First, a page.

Dot has been through a lot this week and is very tired. After eating her small special dinner and surveying the house and yard to make sure everything was still there, she settled in on top of a soft pile of her favorite blankets in the living room and went to sleep. We'll go back to the cancer center on Saturday to get her surgical bandages removed and then two weeks later to get her stitches out. I'm hoping that is all we'll need to go back for. Assuming that everything goes well with her convalescence, the next major milestone will be getting the pathology report on the tumor that was removed. If the growth is not malignant, all Dot needs to do is continue her recovery and get healthy again. If the growth turns out to be cancerous, we'll have to come up with a plan of action. That can be dealt with later. Right now, the important thing is recovering from some very major surgery. We'll take things one day at a time.
While Dot was being evaluated by her doctors this afternoon, I paid a visit to my own doctors. They wanted to do another series of tests to determine if my Hepatitis C treatment was still working as expected. I keep waiting for a final thumbs up from these guys, but it appears I may never get one. When I asked whether the disease ever returns after this type of treatment, my doctor essentially said that nobody knows yet. I was among the first large scale group of people in the world to receive the new Sovaldi drug and there are no historical records to compare. I am one of the test cases that will ultimately determine whether Sovaldi works as well long-term as it does during the initial treatment phase. So far, the drug appears to be a home run. "You were real lucky to be included in this first batch of patients," my doctor told me. "Insurance companies are starting to deny coverage already because of the high price, and there is talk of reserving the drug for the most serious cases." Rationing a drug that actually works exactly as promised seems like a stupid idea to me, but I wouldn't be surprised if this is what the government decides to do. Why would you want to ration a pill that costs a small fraction of the price of a liver transplant and has none of the rejection issues or transplant side effects? At any rate, I'm glad I got approved for treatment before Sovaldi got on the evening news as the world's most expensive pill. Insurance companies hate it now.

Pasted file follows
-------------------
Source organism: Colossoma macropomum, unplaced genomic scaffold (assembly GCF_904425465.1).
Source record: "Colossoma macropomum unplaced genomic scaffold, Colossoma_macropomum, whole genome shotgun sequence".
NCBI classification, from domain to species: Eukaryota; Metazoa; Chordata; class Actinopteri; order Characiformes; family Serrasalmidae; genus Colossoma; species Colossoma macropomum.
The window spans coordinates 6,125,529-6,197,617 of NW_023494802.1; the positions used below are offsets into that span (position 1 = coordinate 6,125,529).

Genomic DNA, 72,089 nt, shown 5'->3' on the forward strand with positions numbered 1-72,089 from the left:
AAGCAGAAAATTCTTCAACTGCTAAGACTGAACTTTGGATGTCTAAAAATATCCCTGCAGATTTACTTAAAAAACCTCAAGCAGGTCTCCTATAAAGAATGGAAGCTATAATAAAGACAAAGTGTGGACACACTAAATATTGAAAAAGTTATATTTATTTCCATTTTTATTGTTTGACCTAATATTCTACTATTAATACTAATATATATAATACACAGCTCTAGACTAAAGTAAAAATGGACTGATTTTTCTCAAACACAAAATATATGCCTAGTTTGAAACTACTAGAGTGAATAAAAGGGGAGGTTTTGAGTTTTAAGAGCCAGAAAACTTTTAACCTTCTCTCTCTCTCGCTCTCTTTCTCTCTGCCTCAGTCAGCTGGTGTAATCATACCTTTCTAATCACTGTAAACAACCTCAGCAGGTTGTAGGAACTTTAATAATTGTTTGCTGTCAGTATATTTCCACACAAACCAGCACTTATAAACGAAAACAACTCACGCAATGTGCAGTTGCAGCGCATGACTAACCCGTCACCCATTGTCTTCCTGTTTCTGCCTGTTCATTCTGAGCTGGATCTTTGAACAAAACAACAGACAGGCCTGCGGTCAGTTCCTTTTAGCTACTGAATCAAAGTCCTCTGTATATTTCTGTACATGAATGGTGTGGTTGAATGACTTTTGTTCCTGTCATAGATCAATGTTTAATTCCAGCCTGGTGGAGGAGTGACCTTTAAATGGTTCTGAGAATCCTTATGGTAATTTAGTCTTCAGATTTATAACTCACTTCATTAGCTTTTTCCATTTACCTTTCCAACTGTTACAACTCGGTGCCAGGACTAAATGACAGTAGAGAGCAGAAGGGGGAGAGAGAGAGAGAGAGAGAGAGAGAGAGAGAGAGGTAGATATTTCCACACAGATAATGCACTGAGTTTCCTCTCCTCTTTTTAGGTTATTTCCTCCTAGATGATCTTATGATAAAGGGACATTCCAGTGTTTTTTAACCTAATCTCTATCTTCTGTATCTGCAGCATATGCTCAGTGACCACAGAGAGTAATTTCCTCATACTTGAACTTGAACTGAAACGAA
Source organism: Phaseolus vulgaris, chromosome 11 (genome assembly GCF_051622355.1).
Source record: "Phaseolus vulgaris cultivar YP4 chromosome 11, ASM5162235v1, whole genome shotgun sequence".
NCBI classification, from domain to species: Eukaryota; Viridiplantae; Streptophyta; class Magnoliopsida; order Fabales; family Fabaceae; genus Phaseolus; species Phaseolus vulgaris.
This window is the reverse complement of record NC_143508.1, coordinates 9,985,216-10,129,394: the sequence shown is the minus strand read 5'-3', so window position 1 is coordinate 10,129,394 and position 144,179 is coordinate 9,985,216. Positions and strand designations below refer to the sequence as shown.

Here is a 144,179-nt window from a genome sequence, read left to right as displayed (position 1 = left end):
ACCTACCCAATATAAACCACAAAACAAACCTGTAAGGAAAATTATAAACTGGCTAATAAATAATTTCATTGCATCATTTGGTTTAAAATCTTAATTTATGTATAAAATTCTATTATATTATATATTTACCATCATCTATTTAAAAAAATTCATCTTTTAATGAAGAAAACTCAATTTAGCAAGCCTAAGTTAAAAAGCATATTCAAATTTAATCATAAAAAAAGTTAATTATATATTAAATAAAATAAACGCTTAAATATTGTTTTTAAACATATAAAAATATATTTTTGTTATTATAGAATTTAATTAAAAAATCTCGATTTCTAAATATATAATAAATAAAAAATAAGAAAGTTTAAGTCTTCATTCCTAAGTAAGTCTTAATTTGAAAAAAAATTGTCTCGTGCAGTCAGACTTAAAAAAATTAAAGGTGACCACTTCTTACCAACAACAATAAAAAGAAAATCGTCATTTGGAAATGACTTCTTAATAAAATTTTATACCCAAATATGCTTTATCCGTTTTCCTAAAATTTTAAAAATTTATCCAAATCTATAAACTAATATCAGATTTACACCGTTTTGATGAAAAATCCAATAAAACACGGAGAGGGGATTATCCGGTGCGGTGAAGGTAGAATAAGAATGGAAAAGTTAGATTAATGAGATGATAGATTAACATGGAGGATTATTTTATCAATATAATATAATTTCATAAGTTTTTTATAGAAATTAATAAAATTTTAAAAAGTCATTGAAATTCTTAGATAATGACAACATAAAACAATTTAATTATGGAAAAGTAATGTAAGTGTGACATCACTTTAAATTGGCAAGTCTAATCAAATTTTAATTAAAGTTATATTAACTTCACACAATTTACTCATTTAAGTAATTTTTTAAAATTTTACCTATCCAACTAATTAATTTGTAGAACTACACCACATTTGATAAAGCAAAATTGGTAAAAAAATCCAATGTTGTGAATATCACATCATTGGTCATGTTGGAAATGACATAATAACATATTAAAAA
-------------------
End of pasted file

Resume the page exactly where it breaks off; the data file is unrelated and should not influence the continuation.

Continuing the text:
I won't be going out to my breakfast restaurant tomorrow. We have a new schedule now. I'll walk Dash very early in the morning, while Janet is still home and getting ready for work. We want to make sure that one of us is there to watch over her at all times. We'll see how tomorrow goes. So far, Dot seems to be improving a little bit every day. Today was a very good day.
|Molly is today's Dalmatian of the Day
||Watch of the Day